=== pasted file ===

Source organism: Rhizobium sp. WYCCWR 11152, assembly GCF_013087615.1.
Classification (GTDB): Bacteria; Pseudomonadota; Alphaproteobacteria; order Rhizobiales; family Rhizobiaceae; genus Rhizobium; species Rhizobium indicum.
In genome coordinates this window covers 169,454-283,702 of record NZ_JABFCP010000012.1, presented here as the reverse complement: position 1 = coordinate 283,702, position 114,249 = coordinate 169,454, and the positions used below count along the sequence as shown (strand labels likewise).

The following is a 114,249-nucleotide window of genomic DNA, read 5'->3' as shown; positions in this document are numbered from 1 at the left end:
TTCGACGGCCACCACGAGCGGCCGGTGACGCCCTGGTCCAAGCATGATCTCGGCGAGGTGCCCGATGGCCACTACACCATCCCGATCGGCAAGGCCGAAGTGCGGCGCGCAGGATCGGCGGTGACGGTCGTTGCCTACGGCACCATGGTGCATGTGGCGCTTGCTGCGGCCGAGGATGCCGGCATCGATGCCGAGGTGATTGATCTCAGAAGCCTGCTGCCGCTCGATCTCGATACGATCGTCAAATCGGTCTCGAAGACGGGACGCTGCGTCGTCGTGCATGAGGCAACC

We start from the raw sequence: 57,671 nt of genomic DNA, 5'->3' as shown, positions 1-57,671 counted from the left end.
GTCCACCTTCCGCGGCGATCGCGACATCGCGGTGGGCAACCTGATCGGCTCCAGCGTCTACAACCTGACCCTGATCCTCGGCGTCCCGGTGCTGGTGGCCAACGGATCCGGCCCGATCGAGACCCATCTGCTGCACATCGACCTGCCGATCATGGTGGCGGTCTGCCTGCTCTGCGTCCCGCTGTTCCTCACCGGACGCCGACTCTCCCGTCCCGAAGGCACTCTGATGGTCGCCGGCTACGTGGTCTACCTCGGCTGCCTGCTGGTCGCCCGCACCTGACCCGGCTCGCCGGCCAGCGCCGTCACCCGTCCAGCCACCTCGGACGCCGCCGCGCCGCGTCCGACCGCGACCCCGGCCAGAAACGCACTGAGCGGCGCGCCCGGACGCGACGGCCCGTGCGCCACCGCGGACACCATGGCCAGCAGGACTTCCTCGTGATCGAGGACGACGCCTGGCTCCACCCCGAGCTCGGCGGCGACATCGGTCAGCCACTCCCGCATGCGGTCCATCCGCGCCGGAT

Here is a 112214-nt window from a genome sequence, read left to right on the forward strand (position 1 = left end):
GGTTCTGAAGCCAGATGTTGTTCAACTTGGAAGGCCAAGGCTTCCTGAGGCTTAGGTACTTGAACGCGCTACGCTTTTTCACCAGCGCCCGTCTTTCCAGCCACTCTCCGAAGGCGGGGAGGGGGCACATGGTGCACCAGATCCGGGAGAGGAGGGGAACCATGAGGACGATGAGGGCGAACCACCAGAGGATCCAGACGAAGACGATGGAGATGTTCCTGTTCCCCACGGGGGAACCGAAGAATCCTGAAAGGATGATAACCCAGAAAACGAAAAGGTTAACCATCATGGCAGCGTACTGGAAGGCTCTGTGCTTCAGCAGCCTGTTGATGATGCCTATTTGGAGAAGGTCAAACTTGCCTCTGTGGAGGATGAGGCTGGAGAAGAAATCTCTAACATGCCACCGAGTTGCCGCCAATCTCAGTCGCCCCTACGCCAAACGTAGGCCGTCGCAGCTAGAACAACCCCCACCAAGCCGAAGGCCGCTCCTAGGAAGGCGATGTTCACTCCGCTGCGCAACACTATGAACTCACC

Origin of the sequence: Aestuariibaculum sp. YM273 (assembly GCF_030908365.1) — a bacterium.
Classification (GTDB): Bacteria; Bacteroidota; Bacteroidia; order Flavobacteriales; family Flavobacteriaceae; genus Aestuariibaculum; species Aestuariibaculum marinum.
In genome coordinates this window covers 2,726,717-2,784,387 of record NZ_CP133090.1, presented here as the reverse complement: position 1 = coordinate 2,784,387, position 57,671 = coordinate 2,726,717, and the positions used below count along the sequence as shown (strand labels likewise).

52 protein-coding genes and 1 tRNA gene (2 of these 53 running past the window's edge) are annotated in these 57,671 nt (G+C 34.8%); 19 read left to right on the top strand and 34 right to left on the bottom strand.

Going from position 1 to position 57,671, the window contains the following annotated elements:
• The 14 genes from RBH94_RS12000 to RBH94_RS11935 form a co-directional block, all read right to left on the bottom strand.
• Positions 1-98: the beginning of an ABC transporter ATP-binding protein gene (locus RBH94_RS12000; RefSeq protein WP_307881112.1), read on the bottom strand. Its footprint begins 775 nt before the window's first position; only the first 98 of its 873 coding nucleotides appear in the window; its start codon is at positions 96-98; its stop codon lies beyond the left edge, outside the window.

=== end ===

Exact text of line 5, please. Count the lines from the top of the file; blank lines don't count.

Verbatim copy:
TTCGACGGCCACCACGAGCGGCCGGTGACGCCCTGGTCCAAGCATGATCTCGGCGAGGTGCCCGATGGCCACTACACCATCCCGATCGGCAAGGCCGAAGTGCGGCGCGCAGGATCGGCGGTGACGGTCGTTGCCTACGGCACCATGGTGCATGTGGCGCTTGCTGCGGCCGAGGATGCCGGCATCGATGCCGAGGTGATTGATCTCAGAAGCCTGCTGCCGCTCGATCTCGATACGATCGTCAAATCGGTCTCGAAGACGGGACGCTGCGTCGTCGTGCATGAGGCAACC